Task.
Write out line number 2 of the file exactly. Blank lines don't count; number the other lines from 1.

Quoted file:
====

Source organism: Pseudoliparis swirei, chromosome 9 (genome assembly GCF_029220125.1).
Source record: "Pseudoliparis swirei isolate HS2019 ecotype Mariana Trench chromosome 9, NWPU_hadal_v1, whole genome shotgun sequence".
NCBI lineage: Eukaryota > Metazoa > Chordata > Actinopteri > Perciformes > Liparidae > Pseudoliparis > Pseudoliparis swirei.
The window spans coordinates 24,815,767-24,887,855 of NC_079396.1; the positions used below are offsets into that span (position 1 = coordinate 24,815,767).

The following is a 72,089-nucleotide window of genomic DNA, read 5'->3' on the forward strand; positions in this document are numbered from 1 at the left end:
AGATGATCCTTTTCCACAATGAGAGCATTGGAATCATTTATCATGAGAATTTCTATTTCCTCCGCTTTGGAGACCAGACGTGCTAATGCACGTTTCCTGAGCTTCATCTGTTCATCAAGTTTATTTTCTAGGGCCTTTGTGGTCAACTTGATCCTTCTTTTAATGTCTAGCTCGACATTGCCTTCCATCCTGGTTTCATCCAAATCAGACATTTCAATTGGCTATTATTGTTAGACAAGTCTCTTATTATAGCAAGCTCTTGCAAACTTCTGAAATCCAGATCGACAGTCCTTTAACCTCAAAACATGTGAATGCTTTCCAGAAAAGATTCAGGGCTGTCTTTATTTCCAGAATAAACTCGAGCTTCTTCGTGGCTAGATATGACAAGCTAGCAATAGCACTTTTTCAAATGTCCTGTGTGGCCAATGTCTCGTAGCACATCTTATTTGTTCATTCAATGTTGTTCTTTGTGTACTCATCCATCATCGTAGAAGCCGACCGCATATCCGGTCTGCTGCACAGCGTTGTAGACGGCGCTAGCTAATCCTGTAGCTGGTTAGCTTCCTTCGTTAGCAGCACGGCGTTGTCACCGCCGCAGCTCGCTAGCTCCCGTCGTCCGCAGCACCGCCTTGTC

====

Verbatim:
Source record: "Pseudoliparis swirei isolate HS2019 ecotype Mariana Trench chromosome 9, NWPU_hadal_v1, whole genome shotgun sequence".